Should there be a Hippocratic oath for family lawyers? First, do no harm
The Hippocratic oath is an ancient and well-known solemn pledge taken by doctors. It can succinctly be summarised with the phrase “first do no harm”. Doctors have a responsibility and duty of care which means that patients trust them with their lives. Trust is sacred and fundamental to the doctor-patient relationship. Decisions and treatment must be in the patient’s best interests.
But what of the solicitor client relationship? Family lawyers occupy a unique position where they, like doctors, help and support individuals in a time of personal crisis, often they are in pain and distress. We are needed during times of emotional turmoil and vulnerability. Trust is a fundamental tenet. Should there be a Hippocratic oath for family lawyers?
Family lawyers do have ethical duties towards their clients. We are bound by practice rules and fundamental principles of client care. Failure to comply with the rules and obligations can lead to findings of professional misconduct and in extreme circumstances a solicitor can be barred from practice or face legal sanction. Practice rules do impose an ethical standard and a duty of care. For example,
Practice rule B1.4
“You must at all times do, and be seen to do, your best for your client and must be fearless in defending your client’s interests, regardless of the consequences to yourself (including, if necessary, incurring the displeasure of the bench). But you must also remember that your client’s best interests require you to give honest advice however unwelcome that advice may be to the client and that your duty to your client is only one of several duties which you must strive to reconcile”
A framework of professional rules govern all family lawyers alongside their own individual personal and moral code. Lawyers must carefully balance duties to their client, the court and their firm. There is a stereotype of the ‘Rottweiler’ lawyer who will fight for you in the courtroom and ‘win’ because of their dominance and aggression. But this is not representative of modern family law practice. Family lawyers are now expected to be trauma informed, sensitive and compassionate. A client needs those qualities because they are invariably experiencing great upheaval and personal pain when they consult a family lawyer. Trust is built through empathy and understanding.
When a marriage breaks down, or there is disagreement about much loved children, an adversarial approach is rarely the best way to help a client. Court is by nature adversarial, pitting one side against another. In litigation there is a winner and a loser. Not so in family law. There is usually only resolution through compromise. Marital finances must be shared and it is well recognised that children thrive when they are able to spend time with both parents. Therefore court often results in stress, cost and an unhappy client who perceives that they have ‘lost’. It can make a separation more painful and dredge up past trauma. This is why a competent and ethical family lawyer will do their utmost to avoid court and to explore alternative methods of dispute resolution. Collaboration and mediation skills are an integral part of family law practice. The best outcomes are achieved when both sides have a family lawyer who avoids tactics which amplify distress.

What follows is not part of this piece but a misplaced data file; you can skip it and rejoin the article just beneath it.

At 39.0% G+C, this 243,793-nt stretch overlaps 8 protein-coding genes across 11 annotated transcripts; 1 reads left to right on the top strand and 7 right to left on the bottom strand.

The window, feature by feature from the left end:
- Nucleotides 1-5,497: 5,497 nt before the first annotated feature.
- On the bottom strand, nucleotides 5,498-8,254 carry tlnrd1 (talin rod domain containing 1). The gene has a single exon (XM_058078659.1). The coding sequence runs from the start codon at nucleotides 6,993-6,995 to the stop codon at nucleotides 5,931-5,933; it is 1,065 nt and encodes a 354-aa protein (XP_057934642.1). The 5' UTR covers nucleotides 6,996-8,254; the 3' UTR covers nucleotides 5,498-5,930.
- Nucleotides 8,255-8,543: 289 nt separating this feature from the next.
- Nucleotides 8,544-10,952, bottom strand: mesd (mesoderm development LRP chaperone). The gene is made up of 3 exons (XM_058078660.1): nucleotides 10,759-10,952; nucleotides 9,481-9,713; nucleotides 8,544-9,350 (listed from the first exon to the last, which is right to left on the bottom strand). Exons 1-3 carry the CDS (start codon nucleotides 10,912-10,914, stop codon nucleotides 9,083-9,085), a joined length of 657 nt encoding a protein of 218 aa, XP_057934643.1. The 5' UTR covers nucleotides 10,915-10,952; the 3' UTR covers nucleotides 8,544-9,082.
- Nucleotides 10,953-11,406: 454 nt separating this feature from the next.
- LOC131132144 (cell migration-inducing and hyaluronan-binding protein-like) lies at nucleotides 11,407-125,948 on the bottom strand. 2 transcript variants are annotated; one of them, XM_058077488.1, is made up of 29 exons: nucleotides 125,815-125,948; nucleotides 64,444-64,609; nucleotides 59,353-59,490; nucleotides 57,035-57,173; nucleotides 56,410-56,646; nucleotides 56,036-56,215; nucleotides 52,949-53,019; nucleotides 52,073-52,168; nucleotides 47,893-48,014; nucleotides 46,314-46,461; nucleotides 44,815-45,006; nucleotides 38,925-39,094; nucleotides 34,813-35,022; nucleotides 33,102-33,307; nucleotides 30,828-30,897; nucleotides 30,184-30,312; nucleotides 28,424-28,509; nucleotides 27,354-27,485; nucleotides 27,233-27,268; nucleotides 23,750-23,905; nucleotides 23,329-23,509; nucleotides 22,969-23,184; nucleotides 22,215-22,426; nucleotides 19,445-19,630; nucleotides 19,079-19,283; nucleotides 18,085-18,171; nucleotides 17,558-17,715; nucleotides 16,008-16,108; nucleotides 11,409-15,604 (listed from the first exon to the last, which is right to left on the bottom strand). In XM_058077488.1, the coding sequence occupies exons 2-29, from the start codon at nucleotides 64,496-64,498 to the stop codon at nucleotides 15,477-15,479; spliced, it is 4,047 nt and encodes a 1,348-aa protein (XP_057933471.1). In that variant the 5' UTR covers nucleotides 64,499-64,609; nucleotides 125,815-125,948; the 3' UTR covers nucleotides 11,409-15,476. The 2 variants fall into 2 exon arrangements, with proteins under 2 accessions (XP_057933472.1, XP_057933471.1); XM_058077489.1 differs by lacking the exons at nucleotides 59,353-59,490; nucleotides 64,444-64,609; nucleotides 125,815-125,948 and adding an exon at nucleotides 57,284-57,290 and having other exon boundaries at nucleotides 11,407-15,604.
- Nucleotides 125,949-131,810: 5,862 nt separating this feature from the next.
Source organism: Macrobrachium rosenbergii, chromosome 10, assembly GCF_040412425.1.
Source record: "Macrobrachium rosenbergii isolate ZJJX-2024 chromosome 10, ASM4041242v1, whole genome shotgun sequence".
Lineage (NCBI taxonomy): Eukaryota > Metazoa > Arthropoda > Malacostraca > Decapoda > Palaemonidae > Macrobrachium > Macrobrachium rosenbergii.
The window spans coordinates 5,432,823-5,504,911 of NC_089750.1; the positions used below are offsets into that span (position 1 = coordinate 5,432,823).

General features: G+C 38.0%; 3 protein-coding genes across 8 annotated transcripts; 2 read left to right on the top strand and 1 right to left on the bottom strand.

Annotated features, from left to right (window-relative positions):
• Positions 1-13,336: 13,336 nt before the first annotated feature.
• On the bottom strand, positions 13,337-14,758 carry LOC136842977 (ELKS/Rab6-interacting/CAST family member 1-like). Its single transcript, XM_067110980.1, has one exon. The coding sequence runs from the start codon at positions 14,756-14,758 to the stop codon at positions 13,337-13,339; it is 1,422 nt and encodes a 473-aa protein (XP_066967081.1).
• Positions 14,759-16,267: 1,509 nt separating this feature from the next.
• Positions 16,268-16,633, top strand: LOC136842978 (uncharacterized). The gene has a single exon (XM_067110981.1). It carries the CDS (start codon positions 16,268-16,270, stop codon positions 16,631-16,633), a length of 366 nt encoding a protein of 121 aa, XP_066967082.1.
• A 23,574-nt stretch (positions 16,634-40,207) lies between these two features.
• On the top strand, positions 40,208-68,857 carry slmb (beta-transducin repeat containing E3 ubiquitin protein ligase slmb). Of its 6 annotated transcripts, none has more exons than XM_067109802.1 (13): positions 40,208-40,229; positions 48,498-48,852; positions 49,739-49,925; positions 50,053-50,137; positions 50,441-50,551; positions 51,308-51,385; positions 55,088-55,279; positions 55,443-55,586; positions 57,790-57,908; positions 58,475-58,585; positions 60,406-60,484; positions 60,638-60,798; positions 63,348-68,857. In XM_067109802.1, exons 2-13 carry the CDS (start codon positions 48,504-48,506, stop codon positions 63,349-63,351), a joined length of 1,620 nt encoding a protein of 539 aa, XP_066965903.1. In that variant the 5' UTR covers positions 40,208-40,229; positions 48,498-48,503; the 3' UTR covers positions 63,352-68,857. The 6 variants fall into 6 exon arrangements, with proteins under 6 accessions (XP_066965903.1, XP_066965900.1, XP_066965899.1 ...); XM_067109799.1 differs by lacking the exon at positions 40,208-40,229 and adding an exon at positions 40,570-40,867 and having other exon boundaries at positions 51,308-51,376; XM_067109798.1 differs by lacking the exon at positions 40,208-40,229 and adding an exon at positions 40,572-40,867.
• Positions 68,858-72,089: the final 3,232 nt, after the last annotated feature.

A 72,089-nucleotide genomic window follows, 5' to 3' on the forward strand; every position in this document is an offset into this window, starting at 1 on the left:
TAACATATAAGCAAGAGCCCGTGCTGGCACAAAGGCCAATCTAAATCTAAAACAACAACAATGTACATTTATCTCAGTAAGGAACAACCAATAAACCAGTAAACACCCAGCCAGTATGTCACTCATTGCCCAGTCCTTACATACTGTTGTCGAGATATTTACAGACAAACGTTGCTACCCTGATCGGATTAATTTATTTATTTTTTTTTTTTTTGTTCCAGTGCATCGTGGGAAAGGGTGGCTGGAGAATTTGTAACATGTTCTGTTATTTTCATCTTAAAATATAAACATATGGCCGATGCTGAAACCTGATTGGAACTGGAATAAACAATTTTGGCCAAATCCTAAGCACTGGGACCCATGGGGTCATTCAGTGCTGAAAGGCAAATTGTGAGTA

Although family court proceedings aim to reduce conflict, they are by nature oppositional. A good family lawyer will not rush to court or seek to deepen acrimony. If court action is unavoidable, we must remember that our client is most likely vulnerable and emotional. Our role is to guide them through the court process without exacerbating conflict. We must also be cognisant of the bigger picture beyond the immediate proceedings. More often than not, a separating couple will require to be in each other’s lives forever because of the children they share. If every family lawyer took an oath to ‘do no harm’ they would ensure communication is carefully framed with the dynamic of the family in mind. We do not help our client if our correspondence or court pleadings trigger greater rupture and acrimony. Although our primary duty is to our client, they are part of a wider family structure and we should be mindful of how we can impact this. It is incumbent on us to consider with each communication whether we are truly helping our client. We must consider the condition they will be in after our role has concluded. Divorce and separation are a form of bereavement. If we strive to first do not harm we can help the client transition from a painful situation and envisage a different future. We can opt for a holistic compassionate approach over short term tactics which cause harm and deepen divides.
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